Can you be convicted of Criminal Trespass if you are in a night club that stamped your hand so as to allow you entry?

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Can you be convicted of Criminal Trespass if you are in a night club that stamped your hand so as to allow you entry?

I was told not to go to the Club, but then told again (by people who work there) that it was 
OK to go. I entered the club with an “employee” (a promoter) and had my hand stamped like everyone else. An off-duty police officer (who knew I had been asked not to come back) saw me, arrested me, and had me put in jail ($500 bail). Wasn’t I “welcomed” into the club by the employee who stamped my hand?

Asked on July 23, 2010 under Criminal Law, Alabama

Answers:

SJZ, Member, New York Bar / FreeAdvice Contributing Attorney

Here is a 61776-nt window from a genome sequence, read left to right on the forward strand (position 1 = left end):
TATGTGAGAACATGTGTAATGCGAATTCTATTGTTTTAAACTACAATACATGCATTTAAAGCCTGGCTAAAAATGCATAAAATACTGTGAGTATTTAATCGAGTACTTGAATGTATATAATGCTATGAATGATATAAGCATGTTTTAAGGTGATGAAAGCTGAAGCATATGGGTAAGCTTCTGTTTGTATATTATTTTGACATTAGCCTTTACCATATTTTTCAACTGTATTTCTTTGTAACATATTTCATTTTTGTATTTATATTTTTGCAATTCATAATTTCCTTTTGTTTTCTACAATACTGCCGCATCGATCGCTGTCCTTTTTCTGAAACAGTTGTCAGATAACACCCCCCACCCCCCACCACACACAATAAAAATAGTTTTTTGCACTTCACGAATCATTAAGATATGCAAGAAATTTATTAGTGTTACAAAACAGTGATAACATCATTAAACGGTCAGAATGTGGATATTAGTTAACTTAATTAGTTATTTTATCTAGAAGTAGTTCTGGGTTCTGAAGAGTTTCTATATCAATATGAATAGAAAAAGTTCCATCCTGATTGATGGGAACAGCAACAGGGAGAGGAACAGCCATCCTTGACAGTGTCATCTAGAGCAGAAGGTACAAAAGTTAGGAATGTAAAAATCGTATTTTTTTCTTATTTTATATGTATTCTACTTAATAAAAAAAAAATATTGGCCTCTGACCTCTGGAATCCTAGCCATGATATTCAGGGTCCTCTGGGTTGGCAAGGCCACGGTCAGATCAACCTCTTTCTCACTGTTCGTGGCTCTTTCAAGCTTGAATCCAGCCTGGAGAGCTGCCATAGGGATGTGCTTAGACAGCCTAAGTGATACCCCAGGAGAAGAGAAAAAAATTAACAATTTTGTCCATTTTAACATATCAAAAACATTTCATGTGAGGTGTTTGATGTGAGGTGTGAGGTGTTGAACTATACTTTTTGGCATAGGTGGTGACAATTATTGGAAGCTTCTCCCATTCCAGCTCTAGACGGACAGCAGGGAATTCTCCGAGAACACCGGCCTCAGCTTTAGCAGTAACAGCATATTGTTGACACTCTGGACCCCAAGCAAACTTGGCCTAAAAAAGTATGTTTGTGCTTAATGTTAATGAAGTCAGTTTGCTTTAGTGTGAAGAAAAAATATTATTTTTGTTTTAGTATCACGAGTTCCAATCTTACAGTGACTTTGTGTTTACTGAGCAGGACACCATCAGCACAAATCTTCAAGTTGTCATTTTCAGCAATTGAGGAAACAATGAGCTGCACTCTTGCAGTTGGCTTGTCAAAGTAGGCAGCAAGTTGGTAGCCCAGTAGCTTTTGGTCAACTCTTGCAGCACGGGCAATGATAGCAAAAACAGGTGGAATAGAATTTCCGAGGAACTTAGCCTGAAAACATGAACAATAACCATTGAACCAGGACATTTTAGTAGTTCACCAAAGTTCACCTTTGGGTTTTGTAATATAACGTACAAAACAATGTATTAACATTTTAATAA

Answered 11 years ago | Contributor

You should consult with a criminal defense attorney. On the face of it, what you say makes sense: if someone is invited into or onto property by someone with the authority to make that invitation, such as an employee, they would not be guilty of trespassing. Here, though, the issue may be whether this "employee" (the promoter) actually had the authority to invite you. Even if he did not, if you reasonably thought that he could--i.e. if he had, to you, what's called "apparent authority," you may have a good defense. However, if you knew or should have known that the promoter did not in fact have the authority to invite you in, that would be a very different matter, and in that case, you may well have trespassed. It is worth discussing with an attorney. Good luck.


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